Microsoft on Trial: MS videotape not what it seemed

After months of nibbling at the edges, government attorneys struck at the heart of a key Microsoft demonstration this morning, stopping just short of accusing Microsoft Senior Vice President James Allchin of falsifying a presentation even Microsoft says is key to its defense.The confrontation arose from a videotape presented in court yesterday.

After months of nibbling at the edges, government attorneys struck at the heart of a key Microsoft demonstration this morning, stopping just short of accusing Microsoft Senior Vice President James Allchin of falsifying a presentation even Microsoft says is key to its defense.

The confrontation arose from a videotape presented in court yesterday. During that presentation, Microsoft executive Yusuf Mehdi seemingly showed that a prototype government program designed to disable the browser within Windows 98 drastically slowed the functioning of the operating system once it had been installed.

Microsoft lawyers have used that demonstration to argue against intervention to keep them from bundling their browser with the operating system.

But in what was probably the most dramatic confrontation to date, government attorney David Boies showed that the tape, whose preparation Allchin had supervised, wasn't what it was supposed to be.

"You do understand that you came in here and you swore that this was accurate. You know it does matter whether what you say here is right or wrong. You know that matters, don't you?" an accusatory Boies asked Allchin.

"What's on the screen," Allchin replied simply, "is the truth."

During their presentation, Microsoft executives showed how, even after the Felten program had been installed, they could get to the company's Windows update service on the Web. But they also seemed to show how that service -- one which Felten testified he left in place intentionally -- functioned two to three times slower.

Yet there, at the top of the browser window, was a telltale sign that not all was as advertised -- instead of the title "Windows 98," which appears at the top of the Felten version of Windows, were the words: "Internet Explorer." Boies asked how Allchin could claim the Felten program made Windows run more slowly when the screen seemed to show the Felten program wasn't present.

Oops! Allchin said he didn't know. "From what I'm seeing here," he said, "they filmed the wrong system."

Boies continued to work the point. "It's not because of the Felten program," he said, that the Web site was taking so long. "It's because of the way Windows runs."

"How in the world could people have run this program calling it the Felten program when obviously they knew it wasn't?" Boies asked.

"They probably just filmed it several times and they probably grabbed the wrong tape," Allchin replied. "I didn't worry about having to go supervise every bit of this," he added. "To a certain extent, it doesn't matter. This problem still exists." The executive said he stood behind earlier written testimony in which he claimed Windows displayed documents based on popular Internet standards two to seven times slower once the Felten program had been installed.

Though Allchin later conceded several programs were present on the computers used in the demonstration that were not used for his own tests, he insisted those programs had nothing to do with the slow performance shown in court.

Later in the day, Boies presented Allchin with a March, 1997 e-mail in which the computer scientist told other senior officials that he thought the company should move its IE browser out of the operating system entirely and make it a "plug-in" like any other freestanding application in order to speed development of the forthcoming Windows 98, known then as Memphis.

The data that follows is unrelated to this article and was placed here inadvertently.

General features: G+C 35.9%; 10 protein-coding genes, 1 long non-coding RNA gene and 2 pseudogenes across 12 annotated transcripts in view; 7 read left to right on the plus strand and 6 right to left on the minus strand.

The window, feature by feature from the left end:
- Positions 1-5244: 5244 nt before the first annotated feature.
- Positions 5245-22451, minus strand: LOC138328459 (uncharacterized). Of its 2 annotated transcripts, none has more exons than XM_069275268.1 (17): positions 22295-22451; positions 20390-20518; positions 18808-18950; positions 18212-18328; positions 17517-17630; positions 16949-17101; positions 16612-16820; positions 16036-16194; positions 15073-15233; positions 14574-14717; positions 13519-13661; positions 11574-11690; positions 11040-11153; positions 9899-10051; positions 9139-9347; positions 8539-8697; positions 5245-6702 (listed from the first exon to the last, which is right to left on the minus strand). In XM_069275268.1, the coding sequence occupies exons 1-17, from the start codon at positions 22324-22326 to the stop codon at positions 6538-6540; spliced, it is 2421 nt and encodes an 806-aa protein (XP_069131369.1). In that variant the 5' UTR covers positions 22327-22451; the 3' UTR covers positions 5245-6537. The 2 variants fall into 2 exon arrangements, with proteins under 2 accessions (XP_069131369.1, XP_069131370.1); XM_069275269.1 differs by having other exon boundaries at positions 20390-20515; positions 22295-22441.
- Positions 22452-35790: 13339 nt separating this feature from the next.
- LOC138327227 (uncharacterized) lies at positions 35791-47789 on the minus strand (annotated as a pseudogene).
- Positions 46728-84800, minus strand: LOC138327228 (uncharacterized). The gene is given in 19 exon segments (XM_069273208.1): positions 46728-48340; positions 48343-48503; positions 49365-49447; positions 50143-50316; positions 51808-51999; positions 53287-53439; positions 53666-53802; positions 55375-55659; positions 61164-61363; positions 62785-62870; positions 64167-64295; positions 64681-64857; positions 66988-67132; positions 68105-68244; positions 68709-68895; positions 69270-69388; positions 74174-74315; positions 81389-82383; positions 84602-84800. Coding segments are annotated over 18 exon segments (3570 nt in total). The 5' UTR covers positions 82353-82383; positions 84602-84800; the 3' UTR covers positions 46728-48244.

Microsoft has said throughout the trial it decided to build its IE browser into the operating system as early as 1994. Company attorneys have also said the browser became inextricably linked to the operating system as early as 1995.

"Move the shell -- but not the browser -- to the (operating system) team," he wrote to a group of senior executives. "This was my recommendation before as you know. It may not be the thing for other reasons, but it is the right thing to do for the OS (both Memphis and NT). IE 4 would just plug into the environment."

Boies asked Allchin how he could recommend separating the two if they were, indeed, inseparable.

"That was just plain wrong," he said of the memo. Back then, he explained, he had not realised how monumental the task of separating the two would be.

After court had adjourned for the day, Microsoft spokesman Mark Murray said the company stood behind its original position that the Felten removal program slows Windows.

"The machine that was shown in Microsoft's video was, in fact, a machine on which the government's program had disabled certain aspects of Windows 98," he said. Though it remained unclear why the browser on the videotape bore the banner "Internet Explorer," rather than "Windows 98," he said, engineers at Redmond, Wash., headquarters were continuing to probe the computer they used for the demonstration.

Microsoft Sr. Vice President for Law and Corporate Affairs Bill Neukom said his legal team might submit a new, audited demonstration into evidence, but no decision had been made. "To the extent that we are able to learn more about that, we will introduce that into the record," he said.

Boies, who earlier seemed so ferocious in court, downplayed earlier reports that he had accused the company of falsifying evidence.

"I'm not suggesting something nefarious happened in Redmond," Boies insisted. "All we know is the tape they put into evidence is not reliable." He also shied away from accusing Allchin himself of lying. "I have no reason to believe that Mr. Allchin is anything other than someone who made a mistake in relying on other people."